Perhaps the greatest team triumph took place on 28th October 1989 when Teviotdale Harriers won the Scottish Cross-Country Relays at Inverness. Keith Logan, Rob Hall, Alastair Walker and Dave Walker won the gold medals. Teviotdale enjoyed a purple patch in the Scottish Veterans Cross-Country Championships, with team silver in 1990, gold in 1991, silver in 1992, gold in both 1993 and 1994 and bronze in 1995 and 1996. Ian Elliot and Brian Emmerson were the main runners, but Jim Knox, Andrew Shankie, Robbie Rae and Nick Maltman also contributed to these successes.
After a very successful career with ESH, when he returned to Teviotdale, Ian Elliot won two M40 Scottish Veteran Cross-Country titles in 1991 and 1992.
Brian Emmerson kept improving after he turned forty. In 1989 he was third M40 in the British Veterans Cross-Country Championship at Sunderland, close behind GB International Andy Holden and Aberdeen’s Colin Youngson. In 1990 he won bronze in the Scottish Vets Cross-Country. However his finest running was in the next age-group. Brian won the Scottish Veterans M45 title in 1994, 1995 (second in the race behind M40 Brian Kirkwood) and 1997. In 1995 he also ran in the National Senior, finishing an outstanding 51st at the age of 46. What could he have achieved if he had taken the sport seriously in his twenties?
Alastair Walker won the most valuable award in Scottish athletics when he finished first in the 1990 Shettleston Harriers Six Miles Cross-Country James Flockhart memorial Trophy which is held in honour of the 1937 ICCU International Cross-Country Champion.
Rob Hall won the 1987 Dumfries Half Marathon and the Bo’ness 10K. He ran for Scotland twice in the Home Countries Marathon International which at the time was part of the Aberdeen Marathon. Rob was third in 1987 (in front of two Englishmen, the other two Scots and all three Welshmen) and fifth in 1989.
Nick Maltman was sixth in the Scottish Veterans Cross-Country in both 1996 and 1998 and ran for Scotland in the annual Five Nations Veterans International. In 1996 he tried hill-running and was first M40 in the Grasmere Gallop.
Dave Cavers was a most remarkable cross-country runner, who also completed one very good marathon. His ten victories in teh East District Cross-Country League have already been mentioned, as well as his many contributions to Teviotdale’s best team performances. In addition he was East District Cross-Country champion six times between 1992 and 2001. However it is Dave’s record in the Senior National that is most amazing in its high quality and consistency. Between 1989 and 2001 he was second, fourth twice, fifth twice, seventh, eighth twice, ninth, tenth twice, twelfth and fourteenth. If only Scotland had not been excluded from competing as a separate nation in the IAAF World Cross-Country! Dave’s silver medal in 1999 was won at Beach Park, Irvine, when he was defeated by Bobby Quinn but finished in front of Tommy Murray, Phil Mowbray and Tom Hanlon. When he was fourth in 2000, the three in front were also very high quality GB Internationals – Quinn, Murray and Glen Stewart.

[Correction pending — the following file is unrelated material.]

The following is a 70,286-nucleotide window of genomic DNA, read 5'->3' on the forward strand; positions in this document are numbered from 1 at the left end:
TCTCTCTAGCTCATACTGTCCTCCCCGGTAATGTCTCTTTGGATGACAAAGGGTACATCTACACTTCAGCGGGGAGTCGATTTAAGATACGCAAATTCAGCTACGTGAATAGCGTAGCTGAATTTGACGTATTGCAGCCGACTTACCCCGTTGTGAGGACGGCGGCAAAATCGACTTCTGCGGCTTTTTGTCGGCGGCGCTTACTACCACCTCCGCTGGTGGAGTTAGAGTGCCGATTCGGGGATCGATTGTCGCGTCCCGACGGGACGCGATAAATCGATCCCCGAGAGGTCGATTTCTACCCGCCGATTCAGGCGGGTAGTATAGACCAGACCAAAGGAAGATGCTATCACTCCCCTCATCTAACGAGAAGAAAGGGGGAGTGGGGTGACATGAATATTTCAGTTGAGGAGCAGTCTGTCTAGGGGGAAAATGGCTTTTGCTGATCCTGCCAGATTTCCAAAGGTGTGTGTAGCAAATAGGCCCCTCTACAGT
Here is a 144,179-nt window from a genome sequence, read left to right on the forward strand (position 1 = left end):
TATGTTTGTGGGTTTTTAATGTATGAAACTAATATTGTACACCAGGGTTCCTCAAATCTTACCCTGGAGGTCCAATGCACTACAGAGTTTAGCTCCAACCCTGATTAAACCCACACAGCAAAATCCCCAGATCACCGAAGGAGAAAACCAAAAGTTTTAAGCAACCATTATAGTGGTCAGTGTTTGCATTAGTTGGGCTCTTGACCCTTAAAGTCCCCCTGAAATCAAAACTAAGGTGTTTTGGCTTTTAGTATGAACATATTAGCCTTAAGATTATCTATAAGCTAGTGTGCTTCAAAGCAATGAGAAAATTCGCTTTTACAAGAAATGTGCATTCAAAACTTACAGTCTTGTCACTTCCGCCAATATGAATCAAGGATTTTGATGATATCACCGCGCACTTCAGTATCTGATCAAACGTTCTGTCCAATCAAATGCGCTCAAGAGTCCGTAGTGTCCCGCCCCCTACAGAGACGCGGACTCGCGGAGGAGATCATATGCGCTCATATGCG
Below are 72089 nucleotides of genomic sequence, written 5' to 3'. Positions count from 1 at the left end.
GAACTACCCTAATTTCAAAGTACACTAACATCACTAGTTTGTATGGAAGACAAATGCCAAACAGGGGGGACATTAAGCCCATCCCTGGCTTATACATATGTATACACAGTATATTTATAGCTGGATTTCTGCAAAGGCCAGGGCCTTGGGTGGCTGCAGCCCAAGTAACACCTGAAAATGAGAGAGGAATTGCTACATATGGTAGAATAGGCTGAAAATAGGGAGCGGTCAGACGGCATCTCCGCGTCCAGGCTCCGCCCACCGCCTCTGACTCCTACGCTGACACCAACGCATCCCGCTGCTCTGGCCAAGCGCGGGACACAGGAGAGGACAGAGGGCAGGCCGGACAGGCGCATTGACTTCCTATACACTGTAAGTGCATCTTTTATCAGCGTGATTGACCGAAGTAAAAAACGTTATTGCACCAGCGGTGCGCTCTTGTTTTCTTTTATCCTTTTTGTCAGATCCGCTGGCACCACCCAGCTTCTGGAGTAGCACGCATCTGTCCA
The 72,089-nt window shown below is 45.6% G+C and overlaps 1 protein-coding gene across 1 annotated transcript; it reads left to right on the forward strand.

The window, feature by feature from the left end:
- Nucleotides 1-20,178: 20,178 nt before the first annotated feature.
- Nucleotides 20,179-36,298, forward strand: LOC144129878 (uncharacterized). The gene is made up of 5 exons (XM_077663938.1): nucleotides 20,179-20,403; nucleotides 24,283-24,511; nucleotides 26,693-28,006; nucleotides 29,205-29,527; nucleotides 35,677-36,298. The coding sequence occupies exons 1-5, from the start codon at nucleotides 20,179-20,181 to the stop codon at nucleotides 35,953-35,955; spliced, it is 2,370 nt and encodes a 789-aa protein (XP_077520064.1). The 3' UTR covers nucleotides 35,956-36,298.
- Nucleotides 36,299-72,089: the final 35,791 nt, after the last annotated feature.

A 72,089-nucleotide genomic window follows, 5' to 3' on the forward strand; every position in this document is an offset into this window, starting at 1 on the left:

In 1998 Dave Cavers surprised many when he entered the Rotterdam International Marathon and recorded the fastest time by a Scot for several years – 2:16:06. He was selected to compete for Scotland at that year’s Commonwealth Games. Unfortunately this took place in Kuala Lumpur Malaysia, which proved extremely hot, humid and totally unsuitable conditions for long distance running. Dave Cavers was also unlucky to contract a virus and did not finish the race. However by November 1998 he had recovered in time to win the Derwentwater ten miles road race in Kendal. Dave Cavers continued to run cross-country until 2008 before retiring after an outstanding career.